Are your students sitting around with droopy eyes, barely holding their heads above their desks?  Are you tired of hearing yourself talk?  Are you looking for a way to work more movement into your lessons?

Scoot is the activity you are looking for!

Scoot is a great game to play in the classroom.  What is Scoot you ask?  Scoot is a game that can be played with any subject or standard.  The basic routine is simply to teach and you can use ANY content you want.  You set up the game by picking a subject or standard and making (or buying) task cards to use.

OMG, I was amazed at how much my kids loved it when we played earlier this year.  They were so engaged and so focused!  I'm guessing the movement part is really helping them focus.

I am going to use my Spring Short Vowel Word Sort to show you how to play Scoot.  I have played this game with multiple grade levels in various situations and each group has loved it!

Here is the set so SCOOT on over and get it!

To play Scoot, you place a card at each spot.  Each card has a problem to be solved, a word to write or a task to complete.  Students rotate around the places, recording their answers on the recording sheet. Students start at their seats and answer the question, solve the problem or follow the direction at their seats.  On your signal, students stand and move to the next seat.  They look at the card at that seat and answer the question, solve the problem or follow the direction.  I like to use the commands "Start (Followed by work time), Stop, Stand, SCOOT (students move to the right), Sit" and repeat. 

We all end up giggling with my one-word commands!

For my Kindergartners, we mostly play around their tables and sometimes they go to another table and rotate around that one! My Second Graders loved when I put the cards up on the wall around the classroom

For this Short Vowel Word Sort, I created real and nonsense CVC words and put them on eggs.  Students were given a sheet with 2 columns, one for real words and one for nonsense words.  Students rotated around their table.  They read each word on the egg, decided if it was a real word or a nonsense word, and wrote it in the correct column.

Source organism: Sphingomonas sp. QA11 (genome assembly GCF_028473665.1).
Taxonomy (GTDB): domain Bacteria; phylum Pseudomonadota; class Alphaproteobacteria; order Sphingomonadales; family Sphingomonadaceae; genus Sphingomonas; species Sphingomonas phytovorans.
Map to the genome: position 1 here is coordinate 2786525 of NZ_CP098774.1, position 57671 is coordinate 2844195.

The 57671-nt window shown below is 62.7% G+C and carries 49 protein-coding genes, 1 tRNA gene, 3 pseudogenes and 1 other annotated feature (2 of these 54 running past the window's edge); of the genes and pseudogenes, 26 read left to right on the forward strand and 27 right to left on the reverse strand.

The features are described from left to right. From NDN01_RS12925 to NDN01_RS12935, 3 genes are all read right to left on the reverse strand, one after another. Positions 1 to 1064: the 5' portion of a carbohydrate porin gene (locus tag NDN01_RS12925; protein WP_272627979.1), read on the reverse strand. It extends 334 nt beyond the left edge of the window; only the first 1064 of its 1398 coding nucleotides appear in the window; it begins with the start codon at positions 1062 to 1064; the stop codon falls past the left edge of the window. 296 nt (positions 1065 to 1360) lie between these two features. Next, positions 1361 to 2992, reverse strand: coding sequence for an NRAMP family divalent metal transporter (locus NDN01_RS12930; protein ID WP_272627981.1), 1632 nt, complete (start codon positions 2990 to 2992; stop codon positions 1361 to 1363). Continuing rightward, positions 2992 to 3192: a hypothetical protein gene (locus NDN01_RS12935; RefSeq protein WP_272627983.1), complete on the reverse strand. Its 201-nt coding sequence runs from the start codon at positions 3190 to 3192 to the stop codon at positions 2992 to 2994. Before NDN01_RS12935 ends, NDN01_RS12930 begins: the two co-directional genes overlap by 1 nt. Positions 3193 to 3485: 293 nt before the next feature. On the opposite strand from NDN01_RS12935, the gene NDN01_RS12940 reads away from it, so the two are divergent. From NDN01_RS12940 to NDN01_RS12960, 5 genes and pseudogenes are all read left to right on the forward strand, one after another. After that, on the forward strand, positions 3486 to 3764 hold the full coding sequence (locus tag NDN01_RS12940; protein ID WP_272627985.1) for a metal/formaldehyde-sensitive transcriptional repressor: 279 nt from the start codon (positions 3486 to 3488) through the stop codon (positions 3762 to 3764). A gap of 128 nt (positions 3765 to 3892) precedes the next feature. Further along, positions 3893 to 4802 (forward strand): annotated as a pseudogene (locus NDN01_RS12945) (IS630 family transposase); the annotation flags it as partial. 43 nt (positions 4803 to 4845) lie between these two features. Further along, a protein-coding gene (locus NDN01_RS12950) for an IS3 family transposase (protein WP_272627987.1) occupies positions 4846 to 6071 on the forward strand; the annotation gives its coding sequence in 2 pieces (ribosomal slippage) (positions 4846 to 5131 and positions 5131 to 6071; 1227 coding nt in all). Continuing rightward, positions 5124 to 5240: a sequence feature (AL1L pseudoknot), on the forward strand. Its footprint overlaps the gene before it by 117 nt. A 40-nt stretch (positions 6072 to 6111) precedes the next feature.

Each table has 5 or 6 seats.  Students rotated around 3 tables this day, so they all practiced reading 15-18 CVC words!  I had some kids who are still struggling readers, so my assistant and I stuck near them and helped them sound out the words.
When you first introduce the game, it is important to practice the movement from seat to seat.  First I showed one table how to move with my directions (sit... start... stop... stand... scoot) and then they practiced and modeled for the whole class.  Then the whole class practiced moving around their table.  It took a few rotations for all the kids to get it.  Typical mistakes from students were moving in the wrong direction and moving too many seats.  Students generally got it after a complete rotation around their table.

I also have a FREEBIE for you.  This Scoot: A How to Play Guide will help you get your kids moving in the right direction.  It includes directions and arrow cards to show your students which direction to move.

The game I used in these images is great for Kindergarten in the Spring.  These resources from my store will work just as well.


Old Tracks, New Tricks: Introducing Trixie, Tracky and Tinker

Old Tracks, New Tricks is an amusing new book by Jessica Peterson, published by Innovation Press.  The book stars Trixie, Tracky and Tinker as a set of tracks who get purchased and taken home to join a train set.  The three friends are in for a shock when they realize their new life is not what they thought it would be.  In their new home, the trains are in charge and order the tracks around.  Trixie, Tracky and Tinker are used to having fun and doing tricks.

Will they be happy in their new home?  You will have to read it and see!

(Please note, these links are affiliate links which means I may receive some pocket change to help support this blog and fund teaching expenses when you make a purchase. As always, the opinions are my own and I promise to only share what I truly love- cross my teacher's heart!  Also, I received an ARC in exchange for writing a review of this book and creating a free resource to go along.)

Buy Old Tracks, New Tricks here!

I truly enjoyed reading this book.  It is perfect for PK-2 and I'm excited to read it to my class.  The human character is quite a bit younger than 2nd graders, but I think they will enjoy the photograph images. 

Pre-K Teachers can use the book:
-as part of a train unit (especially the activities in the back)
-practice identifying characters
-encouraging creativity when building with tracks

Kindergarten Teachers can use the book:
-as part of a train unit
-recognizing and producing rhyming words
-counting items on each page

First and Second Grade Teachers can use the book:
-recognizing and producing rhyming words
-identify characters, setting, problem and solution
-sequence events in the story

This will be a great book to use when discussing the difference between fiction and nonfiction.  Having photographs is generally an indication of a nonfiction book, but this book uses photographs and is purely fiction.